Redskins Defender Rich Lowry: 'Indians Sleaze Merchants, Scam Artists'
The next time Meet the Press wants to have Rich Lowry, conservative editor of The National Review, on the show to comment on American Indian issues, producers there might want to do a little investigation of his background.
Indian Country Today Media Network yesterday dinged Lowry for writing a column that insisted only liberals care about the Redskins name-change controversy. We noted his premise is false, as many conservatives have decried the name, and many liberals – Lanny Davis included – have staunchly supported it.
We also noted Lowry’s glib commentary on the matter on Meet the Press last weekend: “I think if you change it, you ruin the parallelism of the Cowboys/Redskin rivalry, and you can’t lose that.”
We asked Lowry for comment, by e-mail and Twitter; he never got back to us, and we thought that was the end of it.
Then someone sent us a column Lowry penned a decade ago, and we realized it was not over just yet.
“It's time to ditch the fiction of tribal sovereignty, and recognize the tribes for what they are: good, old-fashioned, all-American sleaze merchants and scam artists,” Lowry wrote for The National Review in August 2003. “They should be fully welcomed into the American family like used-car salesmen, Hollywood and telephone marketers.”
In that piece, Lowry spent a large amount of space lamenting tribal gaming, calling it an “Indian scam,” concluding, “End tribal sovereignty and perhaps Indians can begin to find ways to make money less sketchy than slot machines, and our image of Indians can again become something more noble.”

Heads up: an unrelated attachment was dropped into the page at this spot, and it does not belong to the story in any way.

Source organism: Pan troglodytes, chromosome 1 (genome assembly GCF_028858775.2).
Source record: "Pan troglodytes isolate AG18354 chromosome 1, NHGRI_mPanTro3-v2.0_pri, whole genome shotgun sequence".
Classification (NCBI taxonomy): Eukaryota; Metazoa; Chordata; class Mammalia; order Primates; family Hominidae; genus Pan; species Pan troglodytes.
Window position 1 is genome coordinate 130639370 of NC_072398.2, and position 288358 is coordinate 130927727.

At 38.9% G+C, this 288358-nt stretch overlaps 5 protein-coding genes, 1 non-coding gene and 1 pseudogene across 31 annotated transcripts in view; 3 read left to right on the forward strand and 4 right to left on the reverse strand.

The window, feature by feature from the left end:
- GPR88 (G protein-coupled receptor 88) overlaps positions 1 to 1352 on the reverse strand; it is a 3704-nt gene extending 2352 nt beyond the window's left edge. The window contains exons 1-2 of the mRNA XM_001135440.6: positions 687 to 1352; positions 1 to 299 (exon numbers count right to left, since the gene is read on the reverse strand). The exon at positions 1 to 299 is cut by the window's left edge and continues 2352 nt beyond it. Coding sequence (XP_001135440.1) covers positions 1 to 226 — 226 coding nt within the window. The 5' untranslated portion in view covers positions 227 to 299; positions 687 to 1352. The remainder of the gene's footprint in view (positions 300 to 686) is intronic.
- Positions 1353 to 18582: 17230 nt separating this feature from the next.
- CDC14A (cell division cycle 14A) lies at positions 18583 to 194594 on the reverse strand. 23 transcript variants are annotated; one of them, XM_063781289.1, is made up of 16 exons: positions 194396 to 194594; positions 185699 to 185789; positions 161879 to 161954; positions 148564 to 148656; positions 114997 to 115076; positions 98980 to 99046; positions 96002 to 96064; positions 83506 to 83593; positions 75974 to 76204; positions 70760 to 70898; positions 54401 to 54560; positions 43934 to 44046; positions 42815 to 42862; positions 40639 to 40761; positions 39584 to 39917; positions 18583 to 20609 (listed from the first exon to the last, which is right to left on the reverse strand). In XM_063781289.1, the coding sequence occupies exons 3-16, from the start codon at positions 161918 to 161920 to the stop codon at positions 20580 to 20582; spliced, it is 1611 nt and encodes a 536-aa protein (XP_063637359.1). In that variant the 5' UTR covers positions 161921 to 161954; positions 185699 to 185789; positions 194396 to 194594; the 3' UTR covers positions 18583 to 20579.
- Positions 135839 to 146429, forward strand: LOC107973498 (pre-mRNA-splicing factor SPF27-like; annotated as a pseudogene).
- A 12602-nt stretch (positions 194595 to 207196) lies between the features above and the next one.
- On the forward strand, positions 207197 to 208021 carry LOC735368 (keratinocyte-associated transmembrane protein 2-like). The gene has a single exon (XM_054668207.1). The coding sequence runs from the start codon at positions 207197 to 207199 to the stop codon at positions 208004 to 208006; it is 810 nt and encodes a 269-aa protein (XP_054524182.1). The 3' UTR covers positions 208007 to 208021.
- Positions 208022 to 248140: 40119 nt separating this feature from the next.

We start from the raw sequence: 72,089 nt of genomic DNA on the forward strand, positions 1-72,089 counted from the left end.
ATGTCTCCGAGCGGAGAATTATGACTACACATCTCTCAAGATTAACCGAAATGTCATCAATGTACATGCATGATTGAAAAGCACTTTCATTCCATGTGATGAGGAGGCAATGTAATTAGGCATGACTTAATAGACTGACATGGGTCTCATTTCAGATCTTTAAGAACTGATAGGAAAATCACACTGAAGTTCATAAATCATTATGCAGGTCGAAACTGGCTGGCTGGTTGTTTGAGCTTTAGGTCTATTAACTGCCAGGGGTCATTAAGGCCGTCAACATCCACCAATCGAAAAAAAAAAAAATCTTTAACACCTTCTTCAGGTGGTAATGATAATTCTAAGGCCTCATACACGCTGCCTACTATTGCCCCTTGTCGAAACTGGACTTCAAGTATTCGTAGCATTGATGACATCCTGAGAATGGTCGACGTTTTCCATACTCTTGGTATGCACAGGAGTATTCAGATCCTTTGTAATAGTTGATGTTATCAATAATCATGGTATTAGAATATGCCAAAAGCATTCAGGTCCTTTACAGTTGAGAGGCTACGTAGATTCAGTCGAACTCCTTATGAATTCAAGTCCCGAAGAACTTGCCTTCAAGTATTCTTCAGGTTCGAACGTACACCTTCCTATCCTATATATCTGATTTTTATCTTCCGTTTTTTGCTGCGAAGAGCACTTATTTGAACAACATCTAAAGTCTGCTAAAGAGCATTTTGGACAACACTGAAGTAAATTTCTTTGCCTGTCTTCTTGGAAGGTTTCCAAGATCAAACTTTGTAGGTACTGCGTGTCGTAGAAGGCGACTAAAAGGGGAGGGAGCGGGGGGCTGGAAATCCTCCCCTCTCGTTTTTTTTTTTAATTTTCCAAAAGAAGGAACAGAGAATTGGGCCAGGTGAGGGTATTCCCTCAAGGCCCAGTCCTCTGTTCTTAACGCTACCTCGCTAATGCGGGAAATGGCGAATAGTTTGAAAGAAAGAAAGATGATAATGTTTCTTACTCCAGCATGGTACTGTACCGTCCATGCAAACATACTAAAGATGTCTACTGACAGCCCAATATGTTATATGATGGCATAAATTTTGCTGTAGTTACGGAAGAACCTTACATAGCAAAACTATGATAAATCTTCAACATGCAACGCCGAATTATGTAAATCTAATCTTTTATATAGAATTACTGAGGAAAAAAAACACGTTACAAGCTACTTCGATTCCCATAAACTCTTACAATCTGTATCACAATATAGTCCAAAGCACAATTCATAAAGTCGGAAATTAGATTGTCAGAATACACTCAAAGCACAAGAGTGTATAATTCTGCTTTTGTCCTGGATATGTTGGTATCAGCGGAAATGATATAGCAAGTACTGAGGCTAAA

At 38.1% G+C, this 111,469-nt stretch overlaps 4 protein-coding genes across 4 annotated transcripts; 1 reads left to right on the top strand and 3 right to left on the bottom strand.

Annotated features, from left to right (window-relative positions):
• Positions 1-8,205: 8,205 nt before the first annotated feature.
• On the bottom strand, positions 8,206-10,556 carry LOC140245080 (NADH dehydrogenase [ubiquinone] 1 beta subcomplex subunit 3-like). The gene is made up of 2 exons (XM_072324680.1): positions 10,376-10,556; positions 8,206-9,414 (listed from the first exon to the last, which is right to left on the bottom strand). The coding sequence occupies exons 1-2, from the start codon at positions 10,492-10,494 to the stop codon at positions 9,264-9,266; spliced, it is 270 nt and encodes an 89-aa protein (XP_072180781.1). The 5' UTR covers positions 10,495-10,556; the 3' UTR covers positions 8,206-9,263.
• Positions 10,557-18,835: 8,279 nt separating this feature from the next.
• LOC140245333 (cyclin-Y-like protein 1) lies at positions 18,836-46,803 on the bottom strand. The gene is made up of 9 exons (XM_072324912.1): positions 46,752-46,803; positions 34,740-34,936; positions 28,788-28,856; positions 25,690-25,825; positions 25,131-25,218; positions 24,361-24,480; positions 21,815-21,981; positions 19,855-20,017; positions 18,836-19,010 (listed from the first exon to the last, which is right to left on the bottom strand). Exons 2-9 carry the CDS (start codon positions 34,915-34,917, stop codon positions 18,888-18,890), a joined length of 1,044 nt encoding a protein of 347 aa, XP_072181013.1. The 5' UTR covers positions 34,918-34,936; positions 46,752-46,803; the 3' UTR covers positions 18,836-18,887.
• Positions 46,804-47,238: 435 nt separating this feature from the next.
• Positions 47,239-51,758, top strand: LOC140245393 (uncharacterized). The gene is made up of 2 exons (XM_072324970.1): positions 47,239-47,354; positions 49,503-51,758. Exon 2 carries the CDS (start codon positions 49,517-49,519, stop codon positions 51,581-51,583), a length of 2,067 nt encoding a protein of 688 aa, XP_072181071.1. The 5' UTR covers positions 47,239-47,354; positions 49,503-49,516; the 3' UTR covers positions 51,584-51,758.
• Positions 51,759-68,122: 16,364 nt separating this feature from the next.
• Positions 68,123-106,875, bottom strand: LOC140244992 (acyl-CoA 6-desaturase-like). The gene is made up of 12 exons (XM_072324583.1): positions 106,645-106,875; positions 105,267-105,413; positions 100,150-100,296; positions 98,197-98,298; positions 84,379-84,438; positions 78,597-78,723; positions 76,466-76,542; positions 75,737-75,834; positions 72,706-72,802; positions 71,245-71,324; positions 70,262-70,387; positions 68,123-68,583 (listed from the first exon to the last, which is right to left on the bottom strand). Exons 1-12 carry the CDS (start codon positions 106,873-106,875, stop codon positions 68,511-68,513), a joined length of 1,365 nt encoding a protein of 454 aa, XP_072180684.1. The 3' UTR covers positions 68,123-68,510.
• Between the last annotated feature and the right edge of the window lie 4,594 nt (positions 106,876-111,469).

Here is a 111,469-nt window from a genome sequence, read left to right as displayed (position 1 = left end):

Ouch. Lowry’s feelings on American Indians obviously go beyond ignorance. He really, really doesn’t like Native Americans and tribal sovereignty.
Readers back then took many issues with Lowry’s argument, noting that many tribes are poverty-stricken, and that tribal sovereignty is a valid, federally recognized form of governance.
“Even with sovereignty, Indian nations have lost tens of thousands of acres to greedy outsiders and a fickle federal government, and the government has at times ‘terminated’ a tribe with the scratch of a pen,” noted one reader in a response to his piece, which was also published in The New York Post.
Rob Schmidt, an editor for the Indian news outlet Pechanga.net, had this to say about the conservative writer back then: “Let’s call a spade a spade. Lowry has falsely assigned qualities and attributes to a group of people by race. That makes him a racist.”
Indian Country Today Media Network, then known as Indian Country Today, also responded with an editorial, asking, “What’s acceptable about this kind of insult toward a whole people, about this self-righteous need to attack and insult a whole race?”
The new question: Did Meet the Press producers know Lowry’s true feelings on tribes and Indians when they booked him to appear on a round-table to discuss a racist term that offends Native Americans? If so, why did they book him, and should they apologize?
Producers there have not responded to requests for comment. We’ll let you know if they do.
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